The AFC is significantly better than the NFC in 2020. Throughout my time closely following the NFL since 2000, the shift of conference power has teeter-tottered. The AFC ruled much of the 2000’s with 2004 being an NFC low point. That quickly changed in the 2010’s, which began with new-age teams such as the Jim Harbaugh 49ers, Legion-of-Boom Seahawks, and Cam Newton and Luke Keuchly Panthers leading the charge over an AFC that really featured just Tom Brady and Peyton Manning with a few solid Steeler seasons mixed in.

Now, it appears the AFC has re-taken charge. It’s not too surprising considering Patrick Mahomes and Lamar Jackson, the two best young quarterbacks in football, reside there. But teams such as the Steelers (5-0), Titans (5-0) and Bills (4-1) have single the change in power. Tennessee and Buffalo both feature QBs who can scramble, make plays and run unique offenses, one with a solid, old-school rushing attack (thanks Derrick Henry) and the other with a top-flight receiving core (Stefon Diggs!) and both feature up-and-coming, Top-5 or Top-10 coaches who are aggressive, confident and harbor athletic defenses. Both teams are tough and will continue to be. These sort of new-age teams remind me of the way the NFC had those Seattle and San Francisco teams that signaled a trend to a different era of football in the 2010’s, even though I think those NFC teams were on another level.

And for the NFC, it wouldn’t be fair without mentioning Dak Prescott’s season-ending injury, the injury-ridden Eagles and 49ers, and Drew Brees’ apparent decline in New Orleans, which all have limited the potential of the conference thus far.

But as of now, the NFC’s best teams are just two well-run franchises led by two of the three or four best QBs in football, but both teams have significant holes. We’re talking about Seattle and Green Bay, which you’ll see below, are the top two NFC teams in my Week 6 rankings, but both are behind four AFC teams.

Two of those teams, the Titans and Steelers, will face off on Sunday for the leading conference, the AFC. I’ll talk more about that here in this next bullet.

— Steelers-Titans on Sunday is 2020’s best matchup so far. Despite a travesty-laden 1:00 pm ET start for a game of this magnitude, most of the country should get a top-billing matchup between Pittsburgh (5-0) and Tennessee (5-0) next week, and if you don’t, you better at least have NFL RedZone.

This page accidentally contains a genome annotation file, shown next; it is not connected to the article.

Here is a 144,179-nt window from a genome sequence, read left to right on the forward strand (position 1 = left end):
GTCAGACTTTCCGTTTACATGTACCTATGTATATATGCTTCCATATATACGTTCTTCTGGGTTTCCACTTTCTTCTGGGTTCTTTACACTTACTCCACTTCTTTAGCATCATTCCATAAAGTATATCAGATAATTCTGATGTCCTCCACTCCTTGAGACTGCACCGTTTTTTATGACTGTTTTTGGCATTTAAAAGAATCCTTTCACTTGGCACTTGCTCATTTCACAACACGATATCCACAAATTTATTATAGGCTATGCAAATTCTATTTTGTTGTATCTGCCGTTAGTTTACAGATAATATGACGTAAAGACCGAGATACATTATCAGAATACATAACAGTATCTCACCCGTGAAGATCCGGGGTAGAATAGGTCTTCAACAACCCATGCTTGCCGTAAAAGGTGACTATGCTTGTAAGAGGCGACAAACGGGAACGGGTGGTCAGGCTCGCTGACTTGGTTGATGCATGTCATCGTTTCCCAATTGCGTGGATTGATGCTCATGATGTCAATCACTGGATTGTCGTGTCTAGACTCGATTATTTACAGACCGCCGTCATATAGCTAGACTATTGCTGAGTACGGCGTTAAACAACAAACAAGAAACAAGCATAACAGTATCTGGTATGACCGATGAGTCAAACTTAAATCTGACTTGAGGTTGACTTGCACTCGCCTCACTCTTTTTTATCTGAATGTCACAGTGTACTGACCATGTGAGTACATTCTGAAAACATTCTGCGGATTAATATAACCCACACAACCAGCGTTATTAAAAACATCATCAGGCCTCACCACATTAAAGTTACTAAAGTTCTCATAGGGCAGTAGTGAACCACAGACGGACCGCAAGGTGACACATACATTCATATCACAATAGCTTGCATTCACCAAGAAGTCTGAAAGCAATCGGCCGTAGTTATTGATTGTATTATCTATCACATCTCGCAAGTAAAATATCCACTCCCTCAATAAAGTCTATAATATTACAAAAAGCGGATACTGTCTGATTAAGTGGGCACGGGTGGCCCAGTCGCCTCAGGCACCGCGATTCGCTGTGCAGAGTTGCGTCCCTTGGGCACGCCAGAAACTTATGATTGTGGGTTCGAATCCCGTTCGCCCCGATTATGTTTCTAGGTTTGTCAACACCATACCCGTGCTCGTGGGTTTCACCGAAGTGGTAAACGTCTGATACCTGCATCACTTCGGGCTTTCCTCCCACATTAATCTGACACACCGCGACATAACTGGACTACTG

I still believe Pittsburgh is the best team in football, and that they proved that once more in their usual beatdown of the Browns at home on Sunday. Their defense is the best in football, period. Which makes for an excellent matchup next week as the Titans intend to most likely establish the run with Derrick Henry, the best running back in football by far. Then, Vrabel’s bunch would like to get into play-action passes to the likes of A.J. Brown and Jonnu Smith, which is a duo that is up there with the best WR-TE, one-two punches in the league.

But Ryan Tannehill will have to look away from middle-of-the-field protecter Minkah Fitzpatrick, who victimized Baker Mayfield for a pick-six in a robber assignment early on Sunday.

Then there’s the Steelers’ offense. Tennesee’s defense actually hasn’t been that good, and can be had. Big Ben Roethlisberger will need to buy time to find play-making rookie receiver Chase Claypool, tight end Eric Ebron, and others downfield.

Expect a heavy-hitting, high-energy and aggressively, somewhat-high-octane matchup next Sunday. My prediction? Steelers 26, Titans 24. 

NFL MVP RACE

Here is my first look at the NFL MVP race, which is a section for after Week 6, Week 9, Week 12 and every post-weekend column after Week 14.

1) Russell Wilson — I don’t think this is much of a conversation at this point. Wilson makes up for a lackluster defense and continuously creates plays, both designed and broken, and wins games in the clutch in extraordinary fashion. Additionally, for you “you’re not allowed to be the best if you only throw short passes!” buffoons, Wilson has been the best deep passer in football as well. Despite the bye this week, he has five more touchdown passes than any other QB (before tonight’s Chiefs-Bills tilt) and his passer rating (129.8) is roughly 15 points higher than the next man. Yeah, this isn’t that close.